Moreover, to enhance the effectiveness of educational and training interventions, tailor the information to yourself or a target audience (Daamen, Staats, Wilke and Engelen 2001). Tailored messages contain specifics of how an undesirable behaviour could be curbed in a person’s life and the personalised consequences.
3. Use Prompts
Prompts show as written or verbal messages strategically delivered in the place where the target behaviour occurs. They stand as antecedent reminders to perform the target behaviour. Geller, Winett and Everett (1982) highlighted several conditions that enhance the effectiveness of prompting strategies. First, word the prompt to clearly define the target behaviour. Next, make the target behaviour easy to perform. Following on, display the message or prompt where the target behaviour can be performed. Besides, state the message politely. Putting a construction on, compare these two prompts to activate safety-belt use. “Please buckle up. I care.” “Click it or ticket.” The first one is more effective because it is more genteel than the overly rude and demanding second prompt.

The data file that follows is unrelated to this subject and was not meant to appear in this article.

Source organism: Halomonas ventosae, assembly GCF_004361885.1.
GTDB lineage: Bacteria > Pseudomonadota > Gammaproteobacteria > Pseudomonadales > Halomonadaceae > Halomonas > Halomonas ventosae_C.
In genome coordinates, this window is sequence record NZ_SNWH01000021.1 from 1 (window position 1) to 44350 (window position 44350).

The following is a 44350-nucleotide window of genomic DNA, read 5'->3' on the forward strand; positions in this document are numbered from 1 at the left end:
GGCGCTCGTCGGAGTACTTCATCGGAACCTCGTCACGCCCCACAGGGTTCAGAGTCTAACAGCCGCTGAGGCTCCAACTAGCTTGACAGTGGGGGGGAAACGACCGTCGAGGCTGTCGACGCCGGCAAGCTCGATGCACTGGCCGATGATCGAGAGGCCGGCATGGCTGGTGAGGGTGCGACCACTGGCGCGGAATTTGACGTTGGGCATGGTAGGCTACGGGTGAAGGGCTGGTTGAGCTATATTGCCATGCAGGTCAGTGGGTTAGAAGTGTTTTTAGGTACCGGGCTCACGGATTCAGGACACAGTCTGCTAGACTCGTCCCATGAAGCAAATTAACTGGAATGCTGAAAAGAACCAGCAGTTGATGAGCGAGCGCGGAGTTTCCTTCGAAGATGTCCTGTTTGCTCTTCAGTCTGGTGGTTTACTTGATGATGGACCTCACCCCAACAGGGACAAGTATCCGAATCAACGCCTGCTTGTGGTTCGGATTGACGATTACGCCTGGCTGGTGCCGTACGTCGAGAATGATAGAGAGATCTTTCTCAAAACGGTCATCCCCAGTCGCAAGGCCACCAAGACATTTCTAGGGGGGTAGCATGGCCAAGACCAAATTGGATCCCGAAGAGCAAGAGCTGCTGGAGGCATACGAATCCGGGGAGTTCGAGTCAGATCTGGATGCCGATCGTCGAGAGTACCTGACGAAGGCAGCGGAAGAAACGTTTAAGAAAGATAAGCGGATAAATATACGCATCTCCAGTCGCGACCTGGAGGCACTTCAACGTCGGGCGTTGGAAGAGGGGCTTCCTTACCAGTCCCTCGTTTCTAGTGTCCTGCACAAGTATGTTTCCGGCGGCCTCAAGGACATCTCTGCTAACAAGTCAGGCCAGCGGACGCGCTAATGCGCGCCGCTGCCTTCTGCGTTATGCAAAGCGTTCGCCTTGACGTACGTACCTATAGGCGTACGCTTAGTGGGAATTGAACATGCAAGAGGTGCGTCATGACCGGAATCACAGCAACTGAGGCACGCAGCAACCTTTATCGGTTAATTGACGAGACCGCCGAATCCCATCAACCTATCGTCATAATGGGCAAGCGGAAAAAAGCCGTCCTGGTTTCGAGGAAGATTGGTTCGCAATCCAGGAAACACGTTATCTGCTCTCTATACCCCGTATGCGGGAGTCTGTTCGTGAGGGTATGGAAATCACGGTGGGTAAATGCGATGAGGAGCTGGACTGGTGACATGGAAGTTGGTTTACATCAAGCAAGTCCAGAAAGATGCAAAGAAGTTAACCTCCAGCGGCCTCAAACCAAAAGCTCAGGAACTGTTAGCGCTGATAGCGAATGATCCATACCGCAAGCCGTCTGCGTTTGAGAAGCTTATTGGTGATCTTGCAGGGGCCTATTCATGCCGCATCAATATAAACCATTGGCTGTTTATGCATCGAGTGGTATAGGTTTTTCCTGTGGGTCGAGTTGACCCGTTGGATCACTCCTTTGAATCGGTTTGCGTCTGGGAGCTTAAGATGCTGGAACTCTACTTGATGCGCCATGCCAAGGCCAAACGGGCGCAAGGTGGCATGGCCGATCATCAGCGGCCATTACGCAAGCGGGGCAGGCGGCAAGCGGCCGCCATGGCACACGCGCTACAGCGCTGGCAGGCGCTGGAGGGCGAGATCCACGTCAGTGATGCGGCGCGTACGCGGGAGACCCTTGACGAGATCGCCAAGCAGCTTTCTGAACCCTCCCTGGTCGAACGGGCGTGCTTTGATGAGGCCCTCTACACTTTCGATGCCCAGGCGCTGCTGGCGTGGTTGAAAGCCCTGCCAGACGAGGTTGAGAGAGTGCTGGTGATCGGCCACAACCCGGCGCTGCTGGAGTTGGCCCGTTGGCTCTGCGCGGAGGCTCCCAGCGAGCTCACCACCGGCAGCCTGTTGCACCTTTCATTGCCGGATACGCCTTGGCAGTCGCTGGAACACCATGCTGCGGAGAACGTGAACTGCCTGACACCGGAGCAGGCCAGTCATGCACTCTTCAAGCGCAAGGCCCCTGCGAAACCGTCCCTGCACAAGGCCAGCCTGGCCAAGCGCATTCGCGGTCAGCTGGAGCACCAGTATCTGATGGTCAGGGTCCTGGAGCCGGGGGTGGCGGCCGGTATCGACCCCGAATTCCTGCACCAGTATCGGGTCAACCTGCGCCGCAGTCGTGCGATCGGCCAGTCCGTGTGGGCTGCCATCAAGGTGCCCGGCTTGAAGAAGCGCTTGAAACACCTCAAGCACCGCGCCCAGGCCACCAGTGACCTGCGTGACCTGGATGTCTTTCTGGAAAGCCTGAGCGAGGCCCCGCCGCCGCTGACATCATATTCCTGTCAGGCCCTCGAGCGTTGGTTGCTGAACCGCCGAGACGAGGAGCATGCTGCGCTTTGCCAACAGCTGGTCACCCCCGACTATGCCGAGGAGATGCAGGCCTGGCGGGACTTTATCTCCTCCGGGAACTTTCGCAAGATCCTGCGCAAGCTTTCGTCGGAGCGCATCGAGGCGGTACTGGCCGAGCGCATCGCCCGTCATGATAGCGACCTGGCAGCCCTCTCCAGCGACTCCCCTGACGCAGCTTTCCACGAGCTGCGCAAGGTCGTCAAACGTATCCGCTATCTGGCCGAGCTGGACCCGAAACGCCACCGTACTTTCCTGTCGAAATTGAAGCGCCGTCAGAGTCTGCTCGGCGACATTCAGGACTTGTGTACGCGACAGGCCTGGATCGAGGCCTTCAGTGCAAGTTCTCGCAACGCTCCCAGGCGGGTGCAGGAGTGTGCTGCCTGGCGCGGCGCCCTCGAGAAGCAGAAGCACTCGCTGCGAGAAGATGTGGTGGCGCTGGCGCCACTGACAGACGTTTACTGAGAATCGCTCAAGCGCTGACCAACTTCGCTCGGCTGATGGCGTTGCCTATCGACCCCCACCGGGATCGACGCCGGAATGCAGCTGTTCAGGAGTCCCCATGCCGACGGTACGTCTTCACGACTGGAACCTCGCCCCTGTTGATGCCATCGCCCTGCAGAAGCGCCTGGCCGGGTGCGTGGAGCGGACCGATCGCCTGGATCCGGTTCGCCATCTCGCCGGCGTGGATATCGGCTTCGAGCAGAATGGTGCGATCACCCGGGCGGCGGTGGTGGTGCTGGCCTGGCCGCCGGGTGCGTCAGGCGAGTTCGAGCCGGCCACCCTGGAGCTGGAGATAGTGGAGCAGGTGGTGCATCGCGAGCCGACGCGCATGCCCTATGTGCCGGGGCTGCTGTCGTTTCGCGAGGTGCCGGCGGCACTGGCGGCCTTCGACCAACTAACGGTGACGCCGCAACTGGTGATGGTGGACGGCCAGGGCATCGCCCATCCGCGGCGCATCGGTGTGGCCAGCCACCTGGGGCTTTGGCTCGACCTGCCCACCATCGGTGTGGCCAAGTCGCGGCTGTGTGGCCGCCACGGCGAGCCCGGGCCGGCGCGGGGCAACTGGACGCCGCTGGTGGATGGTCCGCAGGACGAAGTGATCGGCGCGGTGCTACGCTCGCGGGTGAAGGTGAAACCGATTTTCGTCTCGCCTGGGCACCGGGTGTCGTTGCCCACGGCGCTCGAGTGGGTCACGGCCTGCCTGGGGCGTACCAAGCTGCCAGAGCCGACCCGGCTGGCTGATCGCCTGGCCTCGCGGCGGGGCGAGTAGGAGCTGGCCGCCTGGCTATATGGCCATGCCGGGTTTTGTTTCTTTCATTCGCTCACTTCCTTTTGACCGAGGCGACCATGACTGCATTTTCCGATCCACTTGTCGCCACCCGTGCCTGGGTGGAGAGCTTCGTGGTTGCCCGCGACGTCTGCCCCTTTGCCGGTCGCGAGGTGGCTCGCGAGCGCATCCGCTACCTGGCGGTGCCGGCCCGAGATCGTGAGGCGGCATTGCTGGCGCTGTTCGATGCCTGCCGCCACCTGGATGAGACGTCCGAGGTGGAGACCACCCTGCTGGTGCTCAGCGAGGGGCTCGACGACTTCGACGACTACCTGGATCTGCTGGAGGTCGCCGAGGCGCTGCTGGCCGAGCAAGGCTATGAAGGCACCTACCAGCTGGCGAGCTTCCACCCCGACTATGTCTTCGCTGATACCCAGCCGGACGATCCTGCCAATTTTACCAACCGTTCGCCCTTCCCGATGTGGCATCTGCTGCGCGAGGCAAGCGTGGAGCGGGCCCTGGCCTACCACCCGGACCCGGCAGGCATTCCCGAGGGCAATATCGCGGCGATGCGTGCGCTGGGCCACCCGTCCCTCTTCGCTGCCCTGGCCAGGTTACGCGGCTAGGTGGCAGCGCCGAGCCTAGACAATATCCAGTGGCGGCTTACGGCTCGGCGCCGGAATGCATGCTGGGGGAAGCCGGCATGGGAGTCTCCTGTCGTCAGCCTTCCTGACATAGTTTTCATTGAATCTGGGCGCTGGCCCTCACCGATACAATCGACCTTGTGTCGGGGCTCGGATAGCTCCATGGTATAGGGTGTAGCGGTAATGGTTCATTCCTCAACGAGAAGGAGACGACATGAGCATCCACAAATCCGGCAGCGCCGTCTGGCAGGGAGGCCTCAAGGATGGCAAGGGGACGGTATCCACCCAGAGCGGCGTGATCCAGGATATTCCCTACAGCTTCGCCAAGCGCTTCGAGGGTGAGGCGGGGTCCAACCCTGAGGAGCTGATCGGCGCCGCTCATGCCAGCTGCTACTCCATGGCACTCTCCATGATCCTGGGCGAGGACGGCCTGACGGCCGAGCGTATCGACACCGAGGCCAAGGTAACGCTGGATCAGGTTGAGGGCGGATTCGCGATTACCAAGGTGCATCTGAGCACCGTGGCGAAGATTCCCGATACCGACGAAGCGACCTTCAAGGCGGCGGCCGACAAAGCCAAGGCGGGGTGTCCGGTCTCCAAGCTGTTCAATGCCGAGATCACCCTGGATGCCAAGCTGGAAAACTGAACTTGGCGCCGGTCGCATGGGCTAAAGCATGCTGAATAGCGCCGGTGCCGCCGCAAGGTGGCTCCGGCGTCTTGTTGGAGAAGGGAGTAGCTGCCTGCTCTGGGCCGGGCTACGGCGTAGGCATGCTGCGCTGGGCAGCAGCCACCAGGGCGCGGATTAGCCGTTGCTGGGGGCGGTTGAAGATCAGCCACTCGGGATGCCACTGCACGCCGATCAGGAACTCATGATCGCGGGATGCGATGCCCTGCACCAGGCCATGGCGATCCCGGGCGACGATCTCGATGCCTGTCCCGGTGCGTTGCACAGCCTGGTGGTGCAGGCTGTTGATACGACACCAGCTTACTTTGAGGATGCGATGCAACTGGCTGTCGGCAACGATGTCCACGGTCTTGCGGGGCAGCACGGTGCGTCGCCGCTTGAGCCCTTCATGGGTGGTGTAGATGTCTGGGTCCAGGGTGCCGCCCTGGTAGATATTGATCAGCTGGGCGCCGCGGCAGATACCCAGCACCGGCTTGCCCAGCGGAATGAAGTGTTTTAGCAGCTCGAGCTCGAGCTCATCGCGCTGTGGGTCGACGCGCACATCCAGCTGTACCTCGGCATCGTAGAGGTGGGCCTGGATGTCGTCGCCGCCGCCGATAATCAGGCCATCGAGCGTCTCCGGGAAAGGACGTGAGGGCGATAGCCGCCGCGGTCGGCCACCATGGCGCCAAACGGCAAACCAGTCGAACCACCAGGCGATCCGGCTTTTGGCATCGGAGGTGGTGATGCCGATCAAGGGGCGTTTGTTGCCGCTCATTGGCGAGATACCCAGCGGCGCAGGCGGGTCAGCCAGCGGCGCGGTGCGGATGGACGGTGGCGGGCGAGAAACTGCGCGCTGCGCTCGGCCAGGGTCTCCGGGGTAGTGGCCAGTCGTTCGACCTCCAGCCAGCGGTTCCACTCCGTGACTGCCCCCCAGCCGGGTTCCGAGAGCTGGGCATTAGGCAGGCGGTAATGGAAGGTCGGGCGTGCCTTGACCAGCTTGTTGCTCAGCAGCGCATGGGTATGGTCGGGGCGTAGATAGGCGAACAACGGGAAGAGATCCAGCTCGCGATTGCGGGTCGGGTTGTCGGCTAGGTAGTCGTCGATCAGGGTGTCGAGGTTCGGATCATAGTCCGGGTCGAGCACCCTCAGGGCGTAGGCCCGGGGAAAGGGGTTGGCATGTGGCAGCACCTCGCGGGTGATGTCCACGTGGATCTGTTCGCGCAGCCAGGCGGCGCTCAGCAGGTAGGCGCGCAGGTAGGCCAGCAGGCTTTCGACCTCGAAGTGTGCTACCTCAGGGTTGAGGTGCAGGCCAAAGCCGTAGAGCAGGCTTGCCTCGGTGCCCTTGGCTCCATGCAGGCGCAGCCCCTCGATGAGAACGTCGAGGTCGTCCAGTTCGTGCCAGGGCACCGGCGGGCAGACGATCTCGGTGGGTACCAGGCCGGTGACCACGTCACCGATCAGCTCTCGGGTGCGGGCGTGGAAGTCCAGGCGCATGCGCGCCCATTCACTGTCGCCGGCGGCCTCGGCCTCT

4. Learn From Modeling
To demonstrate specific behaviours to a target audience headlines as modeling. Modeling features more effective when they are presented with a rewarding consequence following immediately after the desired behaviour. For example, you can become one of the participants viewing a twenty-minute videotaped presentation of conservation behaviours. Essentially, the video needs to highlight the positive financial or other consequences of performing the conservation behaviours.The electronic media are veritable sources of benefitting from modeling.